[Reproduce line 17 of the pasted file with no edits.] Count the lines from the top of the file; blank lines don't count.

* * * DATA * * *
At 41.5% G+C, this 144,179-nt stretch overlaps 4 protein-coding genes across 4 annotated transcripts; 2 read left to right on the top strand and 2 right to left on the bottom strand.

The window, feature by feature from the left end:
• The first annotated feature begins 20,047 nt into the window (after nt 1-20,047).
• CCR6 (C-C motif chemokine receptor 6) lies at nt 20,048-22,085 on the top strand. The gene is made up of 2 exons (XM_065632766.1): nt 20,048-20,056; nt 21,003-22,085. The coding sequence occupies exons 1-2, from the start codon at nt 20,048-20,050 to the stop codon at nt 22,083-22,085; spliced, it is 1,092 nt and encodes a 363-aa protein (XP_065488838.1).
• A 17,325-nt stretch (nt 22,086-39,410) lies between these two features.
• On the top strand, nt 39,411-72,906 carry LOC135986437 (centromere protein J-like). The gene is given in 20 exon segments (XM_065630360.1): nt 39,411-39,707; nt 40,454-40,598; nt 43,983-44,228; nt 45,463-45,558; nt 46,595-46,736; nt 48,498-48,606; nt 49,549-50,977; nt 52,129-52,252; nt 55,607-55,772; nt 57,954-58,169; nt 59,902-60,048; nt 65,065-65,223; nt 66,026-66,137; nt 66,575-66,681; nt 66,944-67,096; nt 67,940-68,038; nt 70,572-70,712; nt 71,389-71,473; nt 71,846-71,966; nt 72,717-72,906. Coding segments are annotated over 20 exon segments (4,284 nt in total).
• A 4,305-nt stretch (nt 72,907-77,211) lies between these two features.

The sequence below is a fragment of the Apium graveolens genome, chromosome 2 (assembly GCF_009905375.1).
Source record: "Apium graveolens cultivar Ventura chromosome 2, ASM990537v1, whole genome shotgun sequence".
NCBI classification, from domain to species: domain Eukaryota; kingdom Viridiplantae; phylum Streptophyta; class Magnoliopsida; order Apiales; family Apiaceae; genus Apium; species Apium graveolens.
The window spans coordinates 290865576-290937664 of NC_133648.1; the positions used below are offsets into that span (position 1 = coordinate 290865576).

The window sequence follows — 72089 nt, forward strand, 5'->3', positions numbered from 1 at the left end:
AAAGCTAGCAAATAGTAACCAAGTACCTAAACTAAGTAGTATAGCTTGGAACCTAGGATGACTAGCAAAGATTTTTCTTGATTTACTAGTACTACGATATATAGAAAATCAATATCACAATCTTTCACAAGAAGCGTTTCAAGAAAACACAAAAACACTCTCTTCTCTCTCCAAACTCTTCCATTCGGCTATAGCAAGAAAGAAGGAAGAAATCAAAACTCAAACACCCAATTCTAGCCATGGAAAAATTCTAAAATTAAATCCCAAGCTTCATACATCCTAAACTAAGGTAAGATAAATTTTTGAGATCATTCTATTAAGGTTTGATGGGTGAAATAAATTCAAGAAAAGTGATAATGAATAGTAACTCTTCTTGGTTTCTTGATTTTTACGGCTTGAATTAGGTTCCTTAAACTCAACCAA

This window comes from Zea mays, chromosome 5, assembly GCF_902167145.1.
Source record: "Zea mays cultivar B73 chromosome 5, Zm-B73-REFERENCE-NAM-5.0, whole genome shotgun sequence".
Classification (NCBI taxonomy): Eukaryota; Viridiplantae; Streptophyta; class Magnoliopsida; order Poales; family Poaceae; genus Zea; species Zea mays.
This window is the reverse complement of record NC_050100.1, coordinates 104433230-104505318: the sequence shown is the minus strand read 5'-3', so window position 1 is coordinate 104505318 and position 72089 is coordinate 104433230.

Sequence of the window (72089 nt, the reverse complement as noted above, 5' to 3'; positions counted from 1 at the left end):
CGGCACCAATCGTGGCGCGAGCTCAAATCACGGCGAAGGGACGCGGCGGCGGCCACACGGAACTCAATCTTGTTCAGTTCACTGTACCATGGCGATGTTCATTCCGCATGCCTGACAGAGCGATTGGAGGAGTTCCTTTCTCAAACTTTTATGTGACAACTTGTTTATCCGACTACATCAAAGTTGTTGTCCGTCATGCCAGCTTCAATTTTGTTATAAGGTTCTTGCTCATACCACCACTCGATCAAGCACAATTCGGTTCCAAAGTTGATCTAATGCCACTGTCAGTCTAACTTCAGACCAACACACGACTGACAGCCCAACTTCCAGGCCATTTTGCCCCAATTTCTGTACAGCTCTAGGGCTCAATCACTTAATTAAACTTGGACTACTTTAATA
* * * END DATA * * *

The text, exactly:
This window is the reverse complement of record NC_050100.1, coordinates 104433230-104505318: the sequence shown is the minus strand read 5'-3', so window position 1 is coordinate 104505318 and position 72089 is coordinate 104433230.